For the last year, a group of developing nations, scholars, and public interest groups has been asking the World Intellectual Property Organization (WIPO) -- the U.N. agency responsible for intellectual property rights treaties -- to change the way it works, to better represent the interests of all of its members. A key part of this is the proposal to establish a WIPO Development Agenda, which would require WIPO to consider how its work can help or hinder development.

The third meeting called to discuss the Development Agenda proposal has just concluded, and the news isn't good. The meeting's arguments were about the degree to which WIPO would consider the social and economic impact of specific intellectual property regimes rather than seek to "strengthen" intellectual property as an end in itself. What's at stake here is much more important than the harmony of international intellectual property regulations. WIPO's work impacts access to medicine and information, and even the communications architecture of the Internet. This was a historic opportunity to look at ways to foster development and improve WIPO's ability to meet the needs of its developing nation members. Sadly, it appears that we may be in for more of the status quo.

Just as it was in the first and second meetings, the stumbling block was how the discussion should proceed. The 14 countries in the Group of Friends of Development, supported by the clear majority of Member States, argued for extending the discussions for a year, with three further gatherings of the specially convened Intergovernmental Inter-sessional Meeting (IIM). That way, participants could move beyond talking about talking and address the substantive issues and new proposals at hand.

But the U.S. and Japan wouldn't agree. Rather than working towards fulfilling the putative goal of the meetings -- providing the WIPO General Assembly with specific recommendations for reform -- these countries once again argued that all discussions should be transferred to a moribund advisory committee called the Permanent Committee for Cooperation Related to Intellectual Property (PCIPD). The U.S. also "totally rejected" various proposals put forward by the Group of Friends of Development, such as the idea of a treaty safeguarding Access to Knowledge.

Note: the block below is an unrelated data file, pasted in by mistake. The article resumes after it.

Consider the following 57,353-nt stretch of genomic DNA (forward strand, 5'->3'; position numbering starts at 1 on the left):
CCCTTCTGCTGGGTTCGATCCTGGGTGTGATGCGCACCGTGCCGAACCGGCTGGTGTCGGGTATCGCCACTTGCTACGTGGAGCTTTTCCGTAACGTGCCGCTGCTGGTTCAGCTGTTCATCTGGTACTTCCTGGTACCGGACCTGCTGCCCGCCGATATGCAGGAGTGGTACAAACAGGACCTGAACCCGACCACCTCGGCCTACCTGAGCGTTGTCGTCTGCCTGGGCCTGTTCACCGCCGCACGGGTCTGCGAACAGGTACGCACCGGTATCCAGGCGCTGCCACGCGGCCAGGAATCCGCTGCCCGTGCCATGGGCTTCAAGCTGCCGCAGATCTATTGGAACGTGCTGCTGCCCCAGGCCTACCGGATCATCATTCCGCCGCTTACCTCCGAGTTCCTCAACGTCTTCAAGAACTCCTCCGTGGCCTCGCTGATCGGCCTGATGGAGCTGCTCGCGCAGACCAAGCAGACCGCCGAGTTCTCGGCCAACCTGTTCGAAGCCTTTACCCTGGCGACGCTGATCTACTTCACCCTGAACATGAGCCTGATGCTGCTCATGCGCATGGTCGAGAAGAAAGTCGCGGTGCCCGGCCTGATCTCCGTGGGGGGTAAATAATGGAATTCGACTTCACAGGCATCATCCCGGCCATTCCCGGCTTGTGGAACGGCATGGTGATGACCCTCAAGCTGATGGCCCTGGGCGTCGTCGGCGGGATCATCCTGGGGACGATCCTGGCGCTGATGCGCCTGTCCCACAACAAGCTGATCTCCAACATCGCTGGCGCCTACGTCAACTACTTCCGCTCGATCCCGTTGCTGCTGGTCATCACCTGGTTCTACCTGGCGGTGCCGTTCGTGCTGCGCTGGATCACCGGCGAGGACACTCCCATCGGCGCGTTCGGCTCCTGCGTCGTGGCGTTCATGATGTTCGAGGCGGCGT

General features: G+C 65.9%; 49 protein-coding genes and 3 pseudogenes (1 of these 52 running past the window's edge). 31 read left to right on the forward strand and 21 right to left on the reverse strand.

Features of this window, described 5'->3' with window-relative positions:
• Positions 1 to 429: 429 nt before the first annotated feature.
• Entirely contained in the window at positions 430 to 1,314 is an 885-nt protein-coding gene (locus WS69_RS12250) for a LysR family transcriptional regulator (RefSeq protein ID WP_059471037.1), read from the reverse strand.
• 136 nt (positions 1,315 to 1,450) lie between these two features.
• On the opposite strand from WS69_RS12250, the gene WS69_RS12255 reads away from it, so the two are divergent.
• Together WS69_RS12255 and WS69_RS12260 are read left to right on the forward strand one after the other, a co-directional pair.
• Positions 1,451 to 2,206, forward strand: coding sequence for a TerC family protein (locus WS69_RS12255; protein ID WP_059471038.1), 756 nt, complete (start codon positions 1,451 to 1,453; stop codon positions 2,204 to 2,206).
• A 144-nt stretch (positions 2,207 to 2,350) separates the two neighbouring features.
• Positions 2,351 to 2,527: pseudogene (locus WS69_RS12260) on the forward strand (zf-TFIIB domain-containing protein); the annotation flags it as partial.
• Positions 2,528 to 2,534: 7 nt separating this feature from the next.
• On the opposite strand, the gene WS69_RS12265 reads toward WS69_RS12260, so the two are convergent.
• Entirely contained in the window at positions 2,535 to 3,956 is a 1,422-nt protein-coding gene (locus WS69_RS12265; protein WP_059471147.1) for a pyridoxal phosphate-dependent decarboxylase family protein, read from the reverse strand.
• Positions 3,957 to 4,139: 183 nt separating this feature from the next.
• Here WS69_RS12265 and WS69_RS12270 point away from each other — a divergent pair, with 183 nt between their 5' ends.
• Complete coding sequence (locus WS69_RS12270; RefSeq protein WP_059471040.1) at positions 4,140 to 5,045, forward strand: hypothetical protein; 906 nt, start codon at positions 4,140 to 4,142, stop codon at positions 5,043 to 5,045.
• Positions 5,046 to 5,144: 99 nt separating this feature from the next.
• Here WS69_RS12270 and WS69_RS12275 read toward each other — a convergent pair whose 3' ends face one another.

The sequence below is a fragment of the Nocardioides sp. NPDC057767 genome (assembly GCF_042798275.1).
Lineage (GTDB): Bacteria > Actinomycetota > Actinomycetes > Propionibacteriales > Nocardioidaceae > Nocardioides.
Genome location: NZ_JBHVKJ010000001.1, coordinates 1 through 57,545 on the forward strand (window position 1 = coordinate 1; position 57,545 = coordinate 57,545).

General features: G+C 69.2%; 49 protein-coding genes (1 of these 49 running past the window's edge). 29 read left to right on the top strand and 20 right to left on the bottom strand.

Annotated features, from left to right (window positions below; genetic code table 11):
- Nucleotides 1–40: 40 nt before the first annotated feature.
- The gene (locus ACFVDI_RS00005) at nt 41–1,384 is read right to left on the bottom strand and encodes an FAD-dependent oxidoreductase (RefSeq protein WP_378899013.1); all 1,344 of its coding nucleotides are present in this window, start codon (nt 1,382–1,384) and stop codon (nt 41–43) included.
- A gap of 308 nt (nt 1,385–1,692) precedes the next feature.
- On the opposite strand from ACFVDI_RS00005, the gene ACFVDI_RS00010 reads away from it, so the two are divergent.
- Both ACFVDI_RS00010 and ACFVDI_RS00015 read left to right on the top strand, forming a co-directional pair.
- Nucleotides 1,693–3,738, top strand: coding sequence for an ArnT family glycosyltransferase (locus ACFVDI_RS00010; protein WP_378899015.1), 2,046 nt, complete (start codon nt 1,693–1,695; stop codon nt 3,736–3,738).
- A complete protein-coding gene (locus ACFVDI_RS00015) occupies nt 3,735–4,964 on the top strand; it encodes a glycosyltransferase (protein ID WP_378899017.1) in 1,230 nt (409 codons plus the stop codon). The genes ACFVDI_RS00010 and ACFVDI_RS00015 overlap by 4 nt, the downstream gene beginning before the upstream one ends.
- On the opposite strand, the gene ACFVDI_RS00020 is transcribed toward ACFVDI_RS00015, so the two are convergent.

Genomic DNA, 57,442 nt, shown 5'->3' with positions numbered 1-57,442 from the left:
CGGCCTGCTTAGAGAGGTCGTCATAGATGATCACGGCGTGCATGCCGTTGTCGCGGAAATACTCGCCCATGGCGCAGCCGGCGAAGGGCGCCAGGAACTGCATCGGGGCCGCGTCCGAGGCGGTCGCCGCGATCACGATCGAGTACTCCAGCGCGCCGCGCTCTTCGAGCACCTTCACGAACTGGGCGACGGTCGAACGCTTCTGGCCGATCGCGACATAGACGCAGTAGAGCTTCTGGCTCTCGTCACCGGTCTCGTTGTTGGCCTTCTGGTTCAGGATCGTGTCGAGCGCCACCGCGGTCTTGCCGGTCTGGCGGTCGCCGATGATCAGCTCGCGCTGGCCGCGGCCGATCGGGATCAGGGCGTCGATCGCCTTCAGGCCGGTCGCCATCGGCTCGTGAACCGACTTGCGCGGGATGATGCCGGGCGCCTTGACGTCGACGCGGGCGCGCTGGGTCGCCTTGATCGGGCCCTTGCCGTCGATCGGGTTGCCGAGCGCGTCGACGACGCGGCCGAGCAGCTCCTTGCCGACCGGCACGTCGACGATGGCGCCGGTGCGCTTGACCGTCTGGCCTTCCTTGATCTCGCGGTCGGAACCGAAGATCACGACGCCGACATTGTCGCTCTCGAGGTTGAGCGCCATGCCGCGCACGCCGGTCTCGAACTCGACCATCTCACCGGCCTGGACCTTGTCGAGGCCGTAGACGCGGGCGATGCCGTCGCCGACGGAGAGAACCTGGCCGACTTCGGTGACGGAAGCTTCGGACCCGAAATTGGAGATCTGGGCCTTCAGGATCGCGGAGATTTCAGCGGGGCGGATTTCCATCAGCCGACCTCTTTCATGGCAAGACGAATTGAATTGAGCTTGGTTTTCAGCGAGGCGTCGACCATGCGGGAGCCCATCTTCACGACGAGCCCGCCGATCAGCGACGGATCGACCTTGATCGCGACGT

The meeting ended without consensus. The WIPO General Assembly will now be asked to decide in what forum future discussions should take place. So what happens now? We wait for the September WIPO General Assembly meeting to learn the future of the Development Agenda proposal.

In light of the clear mandate given to these meetings, and the serious concerns raised about the PCIPD, it's hard not to question the motivations of those continuing to insist on a transfer to that forum. Why switch to a different and controversial forum when discussions have been underway for several months in a specially convened meeting? As the delegate from India noted, transfer amounts to switching from a horse to a mule midstream.

Pakistan's statement, paraphrased below, sums up the perspective of many of those involved in these proceedings:

We feel this mandate was wasted until the second half of the 2nd IIM. The list of action-oriented proposals continues to grow. It is a work in progress. We are being asked to dismantle this work and not even finish the job that was assigned to this framework.

We believe this depicts a lack of seriousness with regard to development, which has become conspicuously important this year. Even at this late stage, since the work is still in progress, the mandate has not been properly discharged. It is only logical to continue the work of this mandate. It is a situation of a consensus minus a few.

These issues won't go away. They are too important for too many people. The fight for reform and balance continues.

In the next few days we will be providing our analysis of Member States' statements on the various proposals. Running notes from the three days of the third meeting (in reverse order) are after the jump.

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